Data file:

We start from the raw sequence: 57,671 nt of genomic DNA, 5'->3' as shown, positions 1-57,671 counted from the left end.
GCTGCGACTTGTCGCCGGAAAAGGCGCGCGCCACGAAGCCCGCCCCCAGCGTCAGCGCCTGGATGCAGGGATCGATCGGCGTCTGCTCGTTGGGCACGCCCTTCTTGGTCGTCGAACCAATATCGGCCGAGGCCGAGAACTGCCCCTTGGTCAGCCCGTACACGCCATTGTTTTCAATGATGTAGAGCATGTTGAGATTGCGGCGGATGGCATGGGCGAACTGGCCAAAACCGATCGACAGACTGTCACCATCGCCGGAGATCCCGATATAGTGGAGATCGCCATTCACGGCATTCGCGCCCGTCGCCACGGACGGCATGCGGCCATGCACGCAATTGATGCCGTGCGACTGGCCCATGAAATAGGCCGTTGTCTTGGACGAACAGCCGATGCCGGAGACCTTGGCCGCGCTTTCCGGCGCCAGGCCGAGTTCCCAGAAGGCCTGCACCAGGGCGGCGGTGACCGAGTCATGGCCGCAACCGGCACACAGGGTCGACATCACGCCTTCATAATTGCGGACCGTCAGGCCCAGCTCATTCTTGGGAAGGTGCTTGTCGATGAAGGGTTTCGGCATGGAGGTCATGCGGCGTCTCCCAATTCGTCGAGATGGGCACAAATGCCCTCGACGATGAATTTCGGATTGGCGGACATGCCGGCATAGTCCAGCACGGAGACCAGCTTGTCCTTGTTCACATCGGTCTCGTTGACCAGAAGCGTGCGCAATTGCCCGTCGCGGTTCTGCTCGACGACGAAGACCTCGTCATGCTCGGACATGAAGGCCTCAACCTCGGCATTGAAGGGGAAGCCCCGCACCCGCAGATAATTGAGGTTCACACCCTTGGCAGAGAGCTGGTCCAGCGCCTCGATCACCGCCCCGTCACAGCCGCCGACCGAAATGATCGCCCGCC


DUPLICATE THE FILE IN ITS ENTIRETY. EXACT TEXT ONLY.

We start from the raw sequence: 57,671 nt of genomic DNA, 5'->3' as shown, positions 1-57,671 counted from the left end.
GCTGCGACTTGTCGCCGGAAAAGGCGCGCGCCACGAAGCCCGCCCCCAGCGTCAGCGCCTGGATGCAGGGATCGATCGGCGTCTGCTCGTTGGGCACGCCCTTCTTGGTCGTCGAACCAATATCGGCCGAGGCCGAGAACTGCCCCTTGGTCAGCCCGTACACGCCATTGTTTTCAATGATGTAGAGCATGTTGAGATTGCGGCGGATGGCATGGGCGAACTGGCCAAAACCGATCGACAGACTGTCACCATCGCCGGAGATCCCGATATAGTGGAGATCGCCATTCACGGCATTCGCGCCCGTCGCCACGGACGGCATGCGGCCATGCACGCAATTGATGCCGTGCGACTGGCCCATGAAATAGGCCGTTGTCTTGGACGAACAGCCGATGCCGGAGACCTTGGCCGCGCTTTCCGGCGCCAGGCCGAGTTCCCAGAAGGCCTGCACCAGGGCGGCGGTGACCGAGTCATGGCCGCAACCGGCACACAGGGTCGACATCACGCCTTCATAATTGCGGACCGTCAGGCCCAGCTCATTCTTGGGAAGGTGCTTGTCGATGAAGGGTTTCGGCATGGAGGTCATGCGGCGTCTCCCAATTCGTCGAGATGGGCACAAATGCCCTCGACGATGAATTTCGGATTGGCGGACATGCCGGCATAGTCCAGCACGGAGACCAGCTTGTCCTTGTTCACATCGGTCTCGTTGACCAGAAGCGTGCGCAATTGCCCGTCGCGGTTCTGCTCGACGACGAAGACCTCGTCATGCTCGGACATGAAGGCCTCAACCTCGGCATTGAAGGGGAAGCCCCGCACCCGCAGATAATTGAGGTTCACACCCTTGGCAGAGAGCTGGTCCAGCGCCTCGATCACCGCCCCGTCACAGCCGCCGACCGAAATGATCGCCCGCC